May 12, 2014

Here is some guidance on one thing it seems we all crave:

“Peace comes to those who keep their own peace.  It does not come about because there is no turmoil, for there is always turmoil.  It is not dependent on silence, for there is always noise.  Peace is not, itself, a circumstance, it is a position, it is a way of being with yourself and in yourself, a way of being at peace because peace is what you have decided you will be.  Peace is an intention, then, and it is a deep kind of residing in that intention, with great willingness and with the courage to dismiss your own fighting, your own noise, your own peacelessness.  We do not have peace so much as we bring it about.  We look for peace in the quieting of our homes, in making our relationships more friendly, and in seeking to end conflict and strife in the world around us, but these things do not bring peace.  They may bring other things, and those other things may be good for us, but peace is something we need now, not when the world is quiet and people can finally get along.  Peace is something we need because the world is not quiet and people do not get along.  [I]t must be that, despite our difficulties, it is possible to be content.  It must be that our state, our very happiness, does not depend on what the world has on offer.  It must be that we are, at least in some meaningful way, responsible for that contentment and that happiness.”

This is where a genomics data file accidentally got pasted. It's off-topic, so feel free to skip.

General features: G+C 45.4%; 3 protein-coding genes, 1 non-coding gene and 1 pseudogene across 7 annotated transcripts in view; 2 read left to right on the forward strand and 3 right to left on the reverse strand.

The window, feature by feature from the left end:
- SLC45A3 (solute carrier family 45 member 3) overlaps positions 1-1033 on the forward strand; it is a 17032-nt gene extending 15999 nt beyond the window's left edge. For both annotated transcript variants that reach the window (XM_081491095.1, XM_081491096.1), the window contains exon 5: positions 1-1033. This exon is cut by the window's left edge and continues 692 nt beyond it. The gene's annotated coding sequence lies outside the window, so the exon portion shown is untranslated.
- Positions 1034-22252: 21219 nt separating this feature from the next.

And a little on the practice of finding our own peace:

“…Peace is a lack, an internal kind of emptiness.  It is the way we describe the relief we feel when things which are extraneous are no longer polluting our interior space.  If you are not peaceful then there is something inside you crowding that out, filling your emptiness and so preventing the peace of that emptiness.  It may be a fight or an objection, it may be a vow you’ve made or a rule you won’t break, but it is disturbing and disrupting your very capacity for peace.  Be without whatever it is that disturbs your contentment and find that in the great spaciousness, in the absence itself, is peace true and deep and yours.”


One Response to “Peace”

  1. May I ask: would you say a good starting point is to cease conflating concepts of ‘peace’, ‘happiness’ and ‘contentedness’? It seems to me that much of the absence of these qualities within comes about through misunderstanding the impulsion that sought them. In other words, we conflate and associate our (misguided), orientations with the sought (yet opaque), objective. There is a confusion between our deepest needs and how the mind seeks to realise them. With gratitude and respect, Hariod Brawn.

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